‘Rich countries don’t want to give up power’ | delhi | Hindustan Times
Today in New Delhi, India
Apr 23, 2017-Sunday
-°C
New Delhi
  • Humidity
    -
  • Wind
    -

‘Rich countries don’t want to give up power’

delhi Updated: May 30, 2011 00:03 IST
Jayanth Jacob

Prime Minister Manmmohan Singh said on Sunday that top positions in international financial institution must not go to specific countries as a matter of right, but to the best available talent, pressing for their reforms yet again.

Repeating what he said earlier this week Prime Minister said that the rich countries who control such institutions don’t want to let it go, and reminded the developing countries that reforms of institutions like World Bank, International Monetary Fund, and United Nations will be a long haul.

“We would like to remind the industrialised world that there is a tacit agreement that top positions in international financial institutions must go to specific countries as a matter of right …but the best talent in the world should be available to man these (global) institutions, that is our general position,” Singh said.

Singh noted that the struggle for an “equitable” world order will take long as rich nations do not want to give up power easily. “Those who exercise power, do not want to give up power easily,” he said on the possible candidates for the post of the International Monetary Fund (IMF) managing director, which fell vacant following resignation of disgraced Dominique Strauss-Kahn.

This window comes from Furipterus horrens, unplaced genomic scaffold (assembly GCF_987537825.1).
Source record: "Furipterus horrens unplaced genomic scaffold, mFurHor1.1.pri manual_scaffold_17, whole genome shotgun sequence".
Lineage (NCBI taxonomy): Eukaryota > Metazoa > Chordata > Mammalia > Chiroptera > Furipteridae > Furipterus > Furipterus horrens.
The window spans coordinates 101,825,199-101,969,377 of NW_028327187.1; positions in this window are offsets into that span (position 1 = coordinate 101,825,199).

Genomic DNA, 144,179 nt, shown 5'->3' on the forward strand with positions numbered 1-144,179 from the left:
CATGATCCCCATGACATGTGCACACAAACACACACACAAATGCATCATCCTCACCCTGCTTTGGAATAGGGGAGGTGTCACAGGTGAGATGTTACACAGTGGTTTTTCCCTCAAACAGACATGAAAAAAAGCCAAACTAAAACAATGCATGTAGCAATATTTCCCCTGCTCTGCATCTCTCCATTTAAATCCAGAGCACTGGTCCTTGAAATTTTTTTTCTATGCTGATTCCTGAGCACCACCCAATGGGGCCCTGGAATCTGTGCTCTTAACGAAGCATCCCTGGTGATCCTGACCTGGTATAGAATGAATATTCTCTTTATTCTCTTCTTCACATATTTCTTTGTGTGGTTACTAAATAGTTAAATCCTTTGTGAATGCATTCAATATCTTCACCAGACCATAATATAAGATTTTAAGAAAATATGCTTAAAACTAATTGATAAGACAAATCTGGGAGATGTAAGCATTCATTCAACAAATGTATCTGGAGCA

“The struggle for a better, balanced and more equitable world order, including the management of global institutions like the IMF, World Bank, (UN) Security Council is going to be a long haul, I am afraid,” he told reporters Saturday night on way back from his Africa tour.

Hoping that a consensus would emerge, Singh said India is in touch with various countries. However, there is a desire in Europe that an European should occupy the position because very large proportion of IMF funds is in the continent which is dealing with the Euro zone tensions, Singh said.

Europe has announced French finance minister Christine Lagarde as its candidate. The PM has also expressed confidence that his government will be able to achieve 8.5% growth during the current fiscal despite concerns over high oil prices.

“As of now I have not seen any sign that we should change our view with regard to our ability to sustain a growth rate of 8.5%... I am confident that we will be able to sustain a growth rate of 8.5% this year,” Singh said replying to another question.